People often ask why training in the evening is such a bad thing. Wait, is it? Yep. It has to do with cortisol production. Training spikes cortisol. So let's look at what cortisol does.

Its main function is putting your body in the best possible state to face danger or stress. It mobilizes stored energy, increases wakefulness, and shuts down the immune system momentarily so you have more energy for the muscles and organs, which are needed to face the stress. It also amps up the brain, mostly by increasing the conversion of noradrenaline to adrenaline.

The ideal cortisol cycle is high in the morning and low in the evening. The cortisol spike in the morning is what makes you wake up (when you wake up on your own). The cortisol spike also increases adrenaline levels, which assist in waking you up too.

Cortisol

Then, as your cortisol decreases in the evening, it puts your autonomous nervous system in parasympathetic mode – also known as rest-and-recover mode. That allows you to fall asleep more easily, recover better, get more time in deep sleep, and have a higher production of growth hormone.

If your cortisol stays elevated in the evening, it'll be much harder to fall asleep and get quality deep sleep. That's why training in the evening isn't the best choice.

Let's say you do train at night regularly and have restless sleep as a result. This may lead to chronically elevated cortisol, which is bad for your gainz, bro. First because cortisol increases protein breakdown. The amount of muscle you build is a function of the difference between protein synthesis (anabolism) and protein breakdown (catabolism). If you break down more it'll be harder to add muscle tissue, especially if you're a natural lifter.

Then there's the impact on myostatin. Myostatin is a myoprotein that plays a role in how much muscle your body will allow you to carry. The more myostatin you have, the less muscle you can build. Well, cortisol can increase myostatin and inhibit muscle growth. It also decreases the rate of muscle glycogen resynthesis – storing glycogen in the muscles after you used it up during training – delaying recovery.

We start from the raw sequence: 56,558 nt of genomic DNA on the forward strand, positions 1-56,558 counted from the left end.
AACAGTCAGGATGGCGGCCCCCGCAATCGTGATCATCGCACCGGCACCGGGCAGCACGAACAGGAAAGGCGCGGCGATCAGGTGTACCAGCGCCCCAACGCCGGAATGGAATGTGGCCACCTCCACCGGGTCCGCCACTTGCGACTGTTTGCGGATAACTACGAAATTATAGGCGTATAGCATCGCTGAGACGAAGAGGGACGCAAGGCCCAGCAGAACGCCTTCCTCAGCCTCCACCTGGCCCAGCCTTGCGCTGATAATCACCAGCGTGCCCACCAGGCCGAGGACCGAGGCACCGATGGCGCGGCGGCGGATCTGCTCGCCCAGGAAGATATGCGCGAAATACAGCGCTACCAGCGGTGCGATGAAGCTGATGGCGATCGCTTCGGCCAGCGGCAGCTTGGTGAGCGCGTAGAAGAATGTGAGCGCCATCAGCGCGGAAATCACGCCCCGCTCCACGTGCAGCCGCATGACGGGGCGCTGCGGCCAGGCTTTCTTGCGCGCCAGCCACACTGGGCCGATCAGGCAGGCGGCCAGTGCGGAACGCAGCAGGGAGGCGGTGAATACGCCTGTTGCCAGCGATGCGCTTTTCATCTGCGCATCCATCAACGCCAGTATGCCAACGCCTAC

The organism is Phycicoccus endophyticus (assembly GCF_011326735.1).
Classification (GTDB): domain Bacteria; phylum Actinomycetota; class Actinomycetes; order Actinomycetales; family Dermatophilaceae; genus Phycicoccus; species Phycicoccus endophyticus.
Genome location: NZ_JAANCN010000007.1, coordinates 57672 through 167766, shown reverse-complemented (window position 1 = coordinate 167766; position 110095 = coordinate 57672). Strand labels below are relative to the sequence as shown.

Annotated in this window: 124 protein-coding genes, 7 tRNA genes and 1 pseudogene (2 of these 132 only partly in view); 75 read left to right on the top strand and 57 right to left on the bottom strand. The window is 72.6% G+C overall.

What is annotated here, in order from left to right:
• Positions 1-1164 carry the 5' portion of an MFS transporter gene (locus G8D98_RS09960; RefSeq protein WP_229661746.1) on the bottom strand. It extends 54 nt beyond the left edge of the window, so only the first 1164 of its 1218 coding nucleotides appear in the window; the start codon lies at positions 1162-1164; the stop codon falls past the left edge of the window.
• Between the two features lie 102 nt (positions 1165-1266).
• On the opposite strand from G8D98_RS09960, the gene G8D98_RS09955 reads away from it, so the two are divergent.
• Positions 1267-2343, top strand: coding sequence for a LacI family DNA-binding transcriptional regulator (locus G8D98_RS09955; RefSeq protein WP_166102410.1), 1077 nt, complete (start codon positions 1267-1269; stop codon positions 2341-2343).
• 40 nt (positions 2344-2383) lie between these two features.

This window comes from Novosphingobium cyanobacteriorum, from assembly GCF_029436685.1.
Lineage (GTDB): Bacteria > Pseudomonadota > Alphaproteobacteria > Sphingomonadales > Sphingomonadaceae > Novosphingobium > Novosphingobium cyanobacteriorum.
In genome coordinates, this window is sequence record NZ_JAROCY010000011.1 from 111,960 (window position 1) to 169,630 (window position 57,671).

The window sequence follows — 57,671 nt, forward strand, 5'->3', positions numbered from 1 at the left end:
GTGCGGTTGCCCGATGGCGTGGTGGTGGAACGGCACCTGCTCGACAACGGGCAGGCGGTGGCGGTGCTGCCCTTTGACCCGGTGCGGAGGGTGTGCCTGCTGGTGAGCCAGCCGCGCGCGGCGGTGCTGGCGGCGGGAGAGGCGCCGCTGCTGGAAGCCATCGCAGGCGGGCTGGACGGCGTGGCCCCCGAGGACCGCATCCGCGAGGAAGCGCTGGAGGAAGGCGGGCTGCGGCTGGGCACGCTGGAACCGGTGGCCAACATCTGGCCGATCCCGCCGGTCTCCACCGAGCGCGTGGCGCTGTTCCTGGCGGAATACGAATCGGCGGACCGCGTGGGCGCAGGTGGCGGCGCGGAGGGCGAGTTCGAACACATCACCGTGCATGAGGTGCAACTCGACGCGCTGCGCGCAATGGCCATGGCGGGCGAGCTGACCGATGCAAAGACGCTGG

For all of these reasons, the more you can spike cortisol from training in the earlier part of your day, the more you can respect the natural cycle of your body and the better you'll recover.

Enhanced lifters have fewer problems because steroids decrease the action of cortisol significantly. But natural lifters need every advantage they can get.

Who Can Get Away With It?

Now, some people can actually pull evening training off: those who fall asleep easily even if they've had a killer workout two hours prior. Normally these guys have either a high level of GABA or a high level of serotonin, allowing them to shut their CNS down as soon as the workout is over, putting them in parasympathetic mode.

Ingesting your carbs in the evening (post-workout) can also help lower CNS activation and decrease cortisol if you train at night.

Related:  Nonstop Natural Gains – The Neuro Typing System

Related:  The Two Faces of Cortisol